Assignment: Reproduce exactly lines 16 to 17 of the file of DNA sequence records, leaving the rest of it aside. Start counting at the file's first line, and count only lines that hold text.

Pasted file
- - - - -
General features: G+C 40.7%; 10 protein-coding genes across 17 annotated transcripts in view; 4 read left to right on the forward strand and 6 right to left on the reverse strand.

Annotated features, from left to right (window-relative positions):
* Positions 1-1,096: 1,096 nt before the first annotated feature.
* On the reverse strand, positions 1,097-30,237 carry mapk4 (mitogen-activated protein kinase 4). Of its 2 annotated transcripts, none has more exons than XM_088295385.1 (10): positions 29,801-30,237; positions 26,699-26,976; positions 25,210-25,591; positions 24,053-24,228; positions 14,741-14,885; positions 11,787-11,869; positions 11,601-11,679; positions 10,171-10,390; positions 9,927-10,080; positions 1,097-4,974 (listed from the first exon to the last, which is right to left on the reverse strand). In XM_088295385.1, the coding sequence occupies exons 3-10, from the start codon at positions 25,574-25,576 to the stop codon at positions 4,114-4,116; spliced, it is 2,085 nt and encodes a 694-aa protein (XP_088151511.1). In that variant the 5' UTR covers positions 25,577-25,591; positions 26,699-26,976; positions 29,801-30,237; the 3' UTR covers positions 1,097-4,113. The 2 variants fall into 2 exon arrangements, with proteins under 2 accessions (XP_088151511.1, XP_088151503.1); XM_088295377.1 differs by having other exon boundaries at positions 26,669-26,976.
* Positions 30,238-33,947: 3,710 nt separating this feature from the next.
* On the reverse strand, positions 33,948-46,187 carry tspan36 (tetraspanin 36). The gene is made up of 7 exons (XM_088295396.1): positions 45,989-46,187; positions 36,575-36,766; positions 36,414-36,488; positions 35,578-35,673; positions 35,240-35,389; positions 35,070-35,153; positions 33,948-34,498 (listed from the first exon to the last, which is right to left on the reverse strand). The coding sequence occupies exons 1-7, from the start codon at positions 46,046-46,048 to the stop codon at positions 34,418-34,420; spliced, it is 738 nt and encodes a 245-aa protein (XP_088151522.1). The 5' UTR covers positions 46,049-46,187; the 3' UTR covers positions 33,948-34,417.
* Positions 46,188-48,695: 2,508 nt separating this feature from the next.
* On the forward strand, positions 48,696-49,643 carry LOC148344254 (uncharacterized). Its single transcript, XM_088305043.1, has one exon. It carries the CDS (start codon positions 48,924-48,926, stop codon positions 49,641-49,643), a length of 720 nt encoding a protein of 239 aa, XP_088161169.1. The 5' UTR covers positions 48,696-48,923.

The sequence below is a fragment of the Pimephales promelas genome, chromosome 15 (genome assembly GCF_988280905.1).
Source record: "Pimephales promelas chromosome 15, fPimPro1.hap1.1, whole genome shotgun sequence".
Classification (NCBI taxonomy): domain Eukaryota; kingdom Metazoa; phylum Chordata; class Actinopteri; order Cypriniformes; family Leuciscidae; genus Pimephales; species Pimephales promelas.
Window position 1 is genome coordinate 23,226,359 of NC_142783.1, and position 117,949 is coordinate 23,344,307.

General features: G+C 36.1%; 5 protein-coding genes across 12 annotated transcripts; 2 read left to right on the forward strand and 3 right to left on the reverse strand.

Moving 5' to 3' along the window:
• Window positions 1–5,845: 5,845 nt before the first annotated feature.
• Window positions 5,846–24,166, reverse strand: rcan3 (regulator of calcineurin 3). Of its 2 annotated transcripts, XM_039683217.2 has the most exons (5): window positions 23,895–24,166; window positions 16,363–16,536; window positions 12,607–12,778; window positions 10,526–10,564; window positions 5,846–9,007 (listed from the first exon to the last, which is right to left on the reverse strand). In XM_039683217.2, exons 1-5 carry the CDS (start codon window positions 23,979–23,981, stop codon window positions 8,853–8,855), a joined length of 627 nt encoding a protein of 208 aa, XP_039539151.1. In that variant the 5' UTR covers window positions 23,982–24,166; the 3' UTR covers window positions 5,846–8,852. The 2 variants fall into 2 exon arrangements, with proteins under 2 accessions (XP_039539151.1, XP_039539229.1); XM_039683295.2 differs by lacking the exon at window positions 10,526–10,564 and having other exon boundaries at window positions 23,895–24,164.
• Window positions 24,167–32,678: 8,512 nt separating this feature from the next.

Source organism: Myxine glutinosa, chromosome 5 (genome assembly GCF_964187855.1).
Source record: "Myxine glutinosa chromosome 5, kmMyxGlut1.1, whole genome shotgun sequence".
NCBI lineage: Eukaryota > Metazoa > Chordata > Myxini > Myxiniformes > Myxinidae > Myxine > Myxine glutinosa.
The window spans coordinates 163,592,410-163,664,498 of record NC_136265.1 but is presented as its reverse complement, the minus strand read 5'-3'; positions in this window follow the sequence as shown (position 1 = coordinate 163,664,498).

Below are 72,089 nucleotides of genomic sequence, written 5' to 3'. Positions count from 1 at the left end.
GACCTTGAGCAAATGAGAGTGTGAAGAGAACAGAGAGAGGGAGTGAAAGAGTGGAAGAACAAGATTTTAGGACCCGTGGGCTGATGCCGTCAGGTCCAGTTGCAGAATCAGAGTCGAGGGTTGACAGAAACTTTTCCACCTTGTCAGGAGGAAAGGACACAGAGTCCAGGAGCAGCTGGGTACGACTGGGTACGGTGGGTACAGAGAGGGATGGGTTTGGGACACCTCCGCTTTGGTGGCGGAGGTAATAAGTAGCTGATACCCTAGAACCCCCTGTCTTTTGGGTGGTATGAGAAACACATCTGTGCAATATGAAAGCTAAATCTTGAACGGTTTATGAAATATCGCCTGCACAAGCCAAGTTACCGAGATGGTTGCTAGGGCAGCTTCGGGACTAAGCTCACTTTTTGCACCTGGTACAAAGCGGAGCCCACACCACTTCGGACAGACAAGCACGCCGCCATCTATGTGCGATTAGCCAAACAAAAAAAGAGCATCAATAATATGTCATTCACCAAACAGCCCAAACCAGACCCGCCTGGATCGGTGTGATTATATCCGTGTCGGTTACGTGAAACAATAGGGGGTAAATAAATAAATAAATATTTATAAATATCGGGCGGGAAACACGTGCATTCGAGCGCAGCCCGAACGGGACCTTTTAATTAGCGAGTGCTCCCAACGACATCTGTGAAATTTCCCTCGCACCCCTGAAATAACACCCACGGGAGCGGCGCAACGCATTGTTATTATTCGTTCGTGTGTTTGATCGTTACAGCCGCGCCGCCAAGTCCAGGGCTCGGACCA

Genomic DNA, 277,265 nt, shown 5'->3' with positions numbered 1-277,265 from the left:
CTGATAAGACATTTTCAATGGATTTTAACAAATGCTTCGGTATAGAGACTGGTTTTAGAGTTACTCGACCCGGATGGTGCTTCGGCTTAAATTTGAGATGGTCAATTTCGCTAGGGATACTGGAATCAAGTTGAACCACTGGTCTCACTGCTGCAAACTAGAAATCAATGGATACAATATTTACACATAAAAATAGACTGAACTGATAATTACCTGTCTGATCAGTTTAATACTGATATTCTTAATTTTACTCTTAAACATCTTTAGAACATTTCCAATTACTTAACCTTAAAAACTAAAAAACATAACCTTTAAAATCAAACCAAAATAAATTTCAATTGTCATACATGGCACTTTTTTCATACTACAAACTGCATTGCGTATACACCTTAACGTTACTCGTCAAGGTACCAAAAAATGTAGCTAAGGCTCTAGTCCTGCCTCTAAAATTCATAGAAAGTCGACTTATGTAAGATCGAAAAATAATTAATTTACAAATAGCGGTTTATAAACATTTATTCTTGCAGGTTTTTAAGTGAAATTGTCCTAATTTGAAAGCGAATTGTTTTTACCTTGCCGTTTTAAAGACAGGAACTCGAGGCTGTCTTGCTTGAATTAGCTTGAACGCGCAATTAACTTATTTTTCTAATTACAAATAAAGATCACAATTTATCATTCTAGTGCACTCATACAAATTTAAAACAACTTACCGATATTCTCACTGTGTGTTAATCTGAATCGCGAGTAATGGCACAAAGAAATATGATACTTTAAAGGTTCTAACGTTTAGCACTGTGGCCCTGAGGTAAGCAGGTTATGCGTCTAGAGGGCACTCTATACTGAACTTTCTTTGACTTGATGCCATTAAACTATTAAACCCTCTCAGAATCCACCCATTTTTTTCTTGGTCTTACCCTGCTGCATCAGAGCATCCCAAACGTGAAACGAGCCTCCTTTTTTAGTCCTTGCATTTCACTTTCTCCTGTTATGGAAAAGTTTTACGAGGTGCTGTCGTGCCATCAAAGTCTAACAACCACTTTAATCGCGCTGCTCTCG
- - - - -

• Window positions 5,846–24,166, reverse strand: rcan3 (regulator of calcineurin 3). Of its 2 annotated transcripts, XM_039683217.2 has the most exons (5): window positions 23,895–24,166; window positions 16,363–16,536; window positions 12,607–12,778; window positions 10,526–10,564; window positions 5,846–9,007 (listed from the first exon to the last, which is right to left on the reverse strand). In XM_039683217.2, exons 1-5 carry the CDS (start codon window positions 23,979–23,981, stop codon window positions 8,853–8,855), a joined length of 627 nt encoding a protein of 208 aa, XP_039539151.1. In that variant the 5' UTR covers window positions 23,982–24,166; the 3' UTR covers window positions 5,846–8,852. The 2 variants fall into 2 exon arrangements, with proteins under 2 accessions (XP_039539151.1, XP_039539229.1); XM_039683295.2 differs by lacking the exon at window positions 10,526–10,564 and having other exon boundaries at window positions 23,895–24,164.
• Window positions 24,167–32,678: 8,512 nt separating this feature from the next.